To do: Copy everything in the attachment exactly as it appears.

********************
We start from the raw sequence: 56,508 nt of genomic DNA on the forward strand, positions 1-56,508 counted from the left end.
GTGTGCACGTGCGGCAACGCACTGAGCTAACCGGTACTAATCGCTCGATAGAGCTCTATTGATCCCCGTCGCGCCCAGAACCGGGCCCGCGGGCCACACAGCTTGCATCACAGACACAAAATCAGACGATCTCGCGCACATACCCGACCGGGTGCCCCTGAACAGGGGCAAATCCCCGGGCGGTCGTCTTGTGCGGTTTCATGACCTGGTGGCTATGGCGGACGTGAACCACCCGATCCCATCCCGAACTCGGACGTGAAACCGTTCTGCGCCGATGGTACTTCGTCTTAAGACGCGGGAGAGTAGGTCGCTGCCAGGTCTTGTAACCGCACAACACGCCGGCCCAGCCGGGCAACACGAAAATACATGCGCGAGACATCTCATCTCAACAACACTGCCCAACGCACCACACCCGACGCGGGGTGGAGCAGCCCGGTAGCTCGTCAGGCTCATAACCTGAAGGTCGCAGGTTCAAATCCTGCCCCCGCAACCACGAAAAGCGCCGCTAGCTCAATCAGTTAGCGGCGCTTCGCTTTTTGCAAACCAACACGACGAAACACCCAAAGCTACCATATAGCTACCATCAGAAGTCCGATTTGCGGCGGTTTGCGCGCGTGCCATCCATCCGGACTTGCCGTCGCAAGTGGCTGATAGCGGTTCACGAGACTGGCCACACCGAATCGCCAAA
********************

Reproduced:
We start from the raw sequence: 56,508 nt of genomic DNA on the forward strand, positions 1-56,508 counted from the left end.
GTGTGCACGTGCGGCAACGCACTGAGCTAACCGGTACTAATCGCTCGATAGAGCTCTATTGATCCCCGTCGCGCCCAGAACCGGGCCCGCGGGCCACACAGCTTGCATCACAGACACAAAATCAGACGATCTCGCGCACATACCCGACCGGGTGCCCCTGAACAGGGGCAAATCCCCGGGCGGTCGTCTTGTGCGGTTTCATGACCTGGTGGCTATGGCGGACGTGAACCACCCGATCCCATCCCGAACTCGGACGTGAAACCGTTCTGCGCCGATGGTACTTCGTCTTAAGACGCGGGAGAGTAGGTCGCTGCCAGGTCTTGTAACCGCACAACACGCCGGCCCAGCCGGGCAACACGAAAATACATGCGCGAGACATCTCATCTCAACAACACTGCCCAACGCACCACACCCGACGCGGGGTGGAGCAGCCCGGTAGCTCGTCAGGCTCATAACCTGAAGGTCGCAGGTTCAAATCCTGCCCCCGCAACCACGAAAAGCGCCGCTAGCTCAATCAGTTAGCGGCGCTTCGCTTTTTGCAAACCAACACGACGAAACACCCAAAGCTACCATATAGCTACCATCAGAAGTCCGATTTGCGGCGGTTTGCGCGCGTGCCATCCATCCGGACTTGCCGTCGCAAGTGGCTGATAGCGGTTCACGAGACTGGCCACACCGAATCGCCAAA